What to feed baby, Part 1: A breastfeeding journey
What to feed baby?
Part 1: A breastfeeding journey
There is a lot of information, notion and cultural history out there to tell you what and when to feed your baby. I’m here to share our experiences -- living a whole food lifestyle, with simple approaches to food, and avoiding over-processed and pre-packaged foods as much as possible. We like options. To not over-complicate things. To explore the wide world of foods and exposing our children to variety when it is safe and appropriate to do so. This blog is for information and inspiration only -- not meant as medical advice.
For starters, I believe that breastfeeding is a paramount start to a baby’s nutrition journey.
However, I realize it isn't for everyone. Before you throw in the towel on your breastfeeding journey -- I implore you MOMS and DADS to seek “alternative” opinions -- a true lactation consultant, an ENT or pediatric dentist who specializes in tethered oral conditions (lip tie and tongue tie) and surround yourself with providers who are committed to help you make a breastfeeding journey a success (doulas, midwives, experienced family members or friends). Baby does need to be fed -- but parents need options and support before turning to formula or shaming mom for not being able to feed her child. The relationship is worth the fight, I promise.
As a chiropractor, I’m all about all things natural. I was ready and prepared to love pregnancy, maintain a healthy diet, exercise and have an unmedicated water birth. Well, things don’t always turn out as you envision. I was sick. So sick. The ENTIRE pregnancy. All day, not just morning. When did it end? About 5 minutes after baby was born. So, I ate what I could -- no restriction. One time, I went to the hospital for IVs since I couldn’t even keep water down for 4 days straight. So, I took medicine. A medicine with side effects (known and unknown) -- in order to hold some food down and grow a baby, a worthy sacrifice, but still not how I intended. PB&Js, MacNCheese, and eventually Thai food was what grew my baby belly.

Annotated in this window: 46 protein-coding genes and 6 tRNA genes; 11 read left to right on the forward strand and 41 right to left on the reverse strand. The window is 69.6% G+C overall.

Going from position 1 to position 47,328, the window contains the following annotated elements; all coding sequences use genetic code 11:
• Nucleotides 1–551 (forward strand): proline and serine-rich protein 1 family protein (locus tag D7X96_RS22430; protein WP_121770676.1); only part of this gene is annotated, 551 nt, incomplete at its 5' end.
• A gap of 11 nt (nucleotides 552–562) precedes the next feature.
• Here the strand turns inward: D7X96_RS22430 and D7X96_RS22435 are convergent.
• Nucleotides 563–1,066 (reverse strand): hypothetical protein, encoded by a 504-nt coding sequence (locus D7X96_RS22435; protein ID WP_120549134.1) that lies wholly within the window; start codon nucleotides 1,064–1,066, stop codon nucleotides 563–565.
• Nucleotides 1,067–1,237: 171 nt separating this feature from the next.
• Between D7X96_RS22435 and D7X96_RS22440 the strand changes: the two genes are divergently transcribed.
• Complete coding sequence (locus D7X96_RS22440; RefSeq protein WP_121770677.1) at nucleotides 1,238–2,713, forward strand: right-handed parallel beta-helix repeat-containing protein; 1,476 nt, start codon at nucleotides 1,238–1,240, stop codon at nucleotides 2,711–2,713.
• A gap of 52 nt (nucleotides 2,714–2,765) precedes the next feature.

I did get my water birth -- but had taken some antihistamines on the advice of a student nurse midwife, which I regret. She offered them as a means to allow me to sleep -- problem was (which I couldn’t reason with in my mental state during labor), I wasn’t not sleeping because I wasn’t sleepy -- it was because I was having contractions every 7-10 minutes since midnight (enter 4pm the next day). So, about the time the meds kicked in, I was full-on sleeping between 3 minute contractions and pushes. Fun. At least I was calm? The antihistamines also caused a delay in my milk production -- so once we were home (the next morning -- thank you birth center for only a 6 hour stay after an uncomplicated birth), breastfeeding proved to be a challenge. I didn’t want to give up. I KNEW my body was made to do this -- grow, feed and nourish a baby. So why was it so painful? Why didn’t he get full? Why did he want milk constantly? Thankfully, our birth center staffed wonderful lactation consultants -- and at just a few days old, Tristan was diagnosed with a lip and tongue tie that needed to be surgically clipped to release -- to allow his mouth to function and suction optimally. It was a scary procedure, and he was NOT happy -- until we got to the car, and he was able to try again. To learn how to use his tongue and lips all over again.